Tuesday, June 17, 2014


One of the reasons why I haven't had the chance to update this blog for more than a week can be summed up in one word: exams. I have been making them, printing them, grading them, giving feedback on them - even crying over them. So, I thought I'd have a look at what Shaw had to say about exams, given that he had such scanty formal education, and that he did not think much of his school years, not to mention the educational system he had to endure. Perhaps the best piece of Shavian wit on exams can be found in one of the most precious items of my Shaw collection: THE SPOKEN WORD, a 2-CD set with a selection of his historic radio broadcasts

In a broadcast entitled "Talks for Sixth Forms: Modern Education," Shaw discusses everything he considers of interest for young children, including a piece of advice I've already mentioned in this blog. This audio extract used to be available online on the BBC website, but the link provided here is now broken. At least, Radio 4 still offers a nice audio clip with a decent account of Shaw's life and works. At any rate, perhaps one of the most amusing bits in this talk is the quotation I used for the title of this post: 

"If you want to succeed in exams, you must not let yourself get interested in the subject."

However paradoxical, it is true that for someone of Shaw's talent and imagination, Victorian schools must have been stifling, to say the least. I guess that is why he describes his school years as an "educationally null imprisonment" where "I learnt nothing from the curriculum, and at last forgot a good deal of what my uncle had taught me." These and similar remarks belong to the opening paragraphs of "Shame and Wounded Snobbery," one of his famous Sixteen Self Sketches. Perhaps you may want to read a review of the first edition in The Spectator. It's no wonder, then, that A Treatise on Parents and Children (the preface to Misalliance) should include another piece of Shavian wit deriding the type of schooling that children had to undergo in his lifetime:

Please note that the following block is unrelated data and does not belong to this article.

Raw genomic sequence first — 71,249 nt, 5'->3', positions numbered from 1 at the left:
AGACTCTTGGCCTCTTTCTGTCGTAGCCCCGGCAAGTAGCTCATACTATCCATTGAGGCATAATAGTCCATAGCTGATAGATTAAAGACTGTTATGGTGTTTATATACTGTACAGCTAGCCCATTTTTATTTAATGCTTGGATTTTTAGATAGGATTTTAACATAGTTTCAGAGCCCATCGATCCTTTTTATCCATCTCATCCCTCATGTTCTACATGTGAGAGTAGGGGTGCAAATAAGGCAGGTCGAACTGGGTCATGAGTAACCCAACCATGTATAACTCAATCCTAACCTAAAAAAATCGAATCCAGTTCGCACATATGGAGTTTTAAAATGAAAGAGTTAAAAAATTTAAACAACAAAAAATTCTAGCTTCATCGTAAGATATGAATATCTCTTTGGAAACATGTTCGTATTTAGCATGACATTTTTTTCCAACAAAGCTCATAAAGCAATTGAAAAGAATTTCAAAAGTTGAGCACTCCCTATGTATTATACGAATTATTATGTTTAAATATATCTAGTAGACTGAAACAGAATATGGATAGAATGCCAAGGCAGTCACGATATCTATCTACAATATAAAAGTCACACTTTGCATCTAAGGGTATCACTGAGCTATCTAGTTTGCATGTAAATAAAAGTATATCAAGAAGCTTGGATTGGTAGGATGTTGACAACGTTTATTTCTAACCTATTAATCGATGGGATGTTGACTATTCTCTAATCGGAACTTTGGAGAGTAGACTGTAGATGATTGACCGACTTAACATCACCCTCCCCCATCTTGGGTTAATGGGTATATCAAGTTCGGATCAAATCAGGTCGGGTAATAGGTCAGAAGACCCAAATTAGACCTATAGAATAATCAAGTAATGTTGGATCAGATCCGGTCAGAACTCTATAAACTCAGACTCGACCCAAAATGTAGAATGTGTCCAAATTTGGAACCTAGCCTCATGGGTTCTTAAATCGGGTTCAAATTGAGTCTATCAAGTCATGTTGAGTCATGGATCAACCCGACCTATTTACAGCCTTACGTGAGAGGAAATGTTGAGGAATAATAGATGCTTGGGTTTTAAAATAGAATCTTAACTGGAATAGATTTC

"...there is, on the whole, nothing on earth intended for innocent people so horrible as a school. To begin with, it is a prison. But it is in some respects more cruel than a prison. In a prison, for instance, you are not forced to read books written by the warders and the governor."

James Leigh Joynes, Vanity Fair, 1887-07-16

Other people have endorsed similar views in later BBC broadcasts, but with very different aesthetic interests. 

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